Which of these cells are not a type of neuroglia found in the CNS

Option C: Schwann cell is the right answer.

There are three types of glial cells in the mature central nervous system:  astrocytes, oligodendrocytes, and microglial cells.

Astrocytes, which are restricted to the brain and spinal cord, have elaborate local processes that give these cells a starlike appearance. The major function of astrocytes is to maintain, in a variety of ways, an appropriate chemical environment for neuronal signaling.

Oligodendrocytes, which are also restricted to the central nervous system, lay down a laminated, lipid-rich wrapping called myelin around some, but not all, axons.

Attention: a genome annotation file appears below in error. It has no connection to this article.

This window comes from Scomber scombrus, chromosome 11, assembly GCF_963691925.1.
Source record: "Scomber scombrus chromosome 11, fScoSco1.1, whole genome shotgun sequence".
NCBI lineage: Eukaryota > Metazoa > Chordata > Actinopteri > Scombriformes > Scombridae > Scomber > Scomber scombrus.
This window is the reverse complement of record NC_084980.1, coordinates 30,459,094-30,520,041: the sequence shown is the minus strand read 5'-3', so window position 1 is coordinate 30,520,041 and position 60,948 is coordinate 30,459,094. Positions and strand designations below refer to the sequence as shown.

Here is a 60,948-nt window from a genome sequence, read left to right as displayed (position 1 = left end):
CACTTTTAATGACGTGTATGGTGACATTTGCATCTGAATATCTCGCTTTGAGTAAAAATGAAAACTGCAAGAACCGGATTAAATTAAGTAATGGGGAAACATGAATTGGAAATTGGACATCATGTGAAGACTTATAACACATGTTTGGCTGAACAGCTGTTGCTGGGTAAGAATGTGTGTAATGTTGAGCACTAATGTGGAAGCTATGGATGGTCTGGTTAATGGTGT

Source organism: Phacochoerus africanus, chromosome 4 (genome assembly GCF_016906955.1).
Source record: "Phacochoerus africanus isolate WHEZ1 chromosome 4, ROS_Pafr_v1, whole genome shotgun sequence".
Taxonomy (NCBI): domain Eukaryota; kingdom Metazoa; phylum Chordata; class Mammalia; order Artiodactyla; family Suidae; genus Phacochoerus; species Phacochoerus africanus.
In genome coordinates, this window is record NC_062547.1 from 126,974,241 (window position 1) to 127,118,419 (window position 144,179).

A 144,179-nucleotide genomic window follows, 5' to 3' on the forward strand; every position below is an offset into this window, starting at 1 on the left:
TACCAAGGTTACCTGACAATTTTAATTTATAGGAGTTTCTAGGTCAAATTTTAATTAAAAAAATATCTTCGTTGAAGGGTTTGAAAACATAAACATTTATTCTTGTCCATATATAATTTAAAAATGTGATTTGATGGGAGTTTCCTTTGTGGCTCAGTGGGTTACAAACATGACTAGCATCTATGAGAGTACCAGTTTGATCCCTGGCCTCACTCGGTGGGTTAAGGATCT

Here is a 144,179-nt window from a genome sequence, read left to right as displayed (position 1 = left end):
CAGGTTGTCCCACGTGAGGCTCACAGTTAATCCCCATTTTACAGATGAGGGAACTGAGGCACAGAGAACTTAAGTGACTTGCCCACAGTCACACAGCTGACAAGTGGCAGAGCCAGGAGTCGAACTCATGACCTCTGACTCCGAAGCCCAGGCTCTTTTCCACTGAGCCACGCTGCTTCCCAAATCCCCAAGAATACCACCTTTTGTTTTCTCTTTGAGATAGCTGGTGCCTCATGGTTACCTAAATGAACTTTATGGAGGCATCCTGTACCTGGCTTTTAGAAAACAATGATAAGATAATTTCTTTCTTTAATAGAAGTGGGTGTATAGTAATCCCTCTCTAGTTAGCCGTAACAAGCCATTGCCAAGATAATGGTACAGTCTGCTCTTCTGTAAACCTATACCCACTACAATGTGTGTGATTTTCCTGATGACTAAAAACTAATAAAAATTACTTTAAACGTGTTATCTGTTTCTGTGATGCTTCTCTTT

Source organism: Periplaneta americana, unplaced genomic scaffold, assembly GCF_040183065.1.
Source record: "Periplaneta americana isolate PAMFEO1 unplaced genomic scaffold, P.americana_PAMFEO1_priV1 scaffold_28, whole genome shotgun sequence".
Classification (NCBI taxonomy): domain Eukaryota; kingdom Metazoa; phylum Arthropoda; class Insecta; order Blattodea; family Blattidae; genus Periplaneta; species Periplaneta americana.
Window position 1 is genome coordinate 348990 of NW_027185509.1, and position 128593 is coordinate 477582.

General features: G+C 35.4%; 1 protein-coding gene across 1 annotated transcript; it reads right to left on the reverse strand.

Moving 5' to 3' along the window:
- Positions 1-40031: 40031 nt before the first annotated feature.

Myelin has important effects on the speed of action potential conduction. In the peripheral nervous system, the cells that elaborate myelin are called Schwann cells. As the name implies, microglial cells are smaller cells derived from hematopoietic stem cells (although some may be derived directly from neural stem cells). They share many properties with tissue macrophages and are primarily scavenger cells that remove cellular debris from sites of injury or normal cell turnover.

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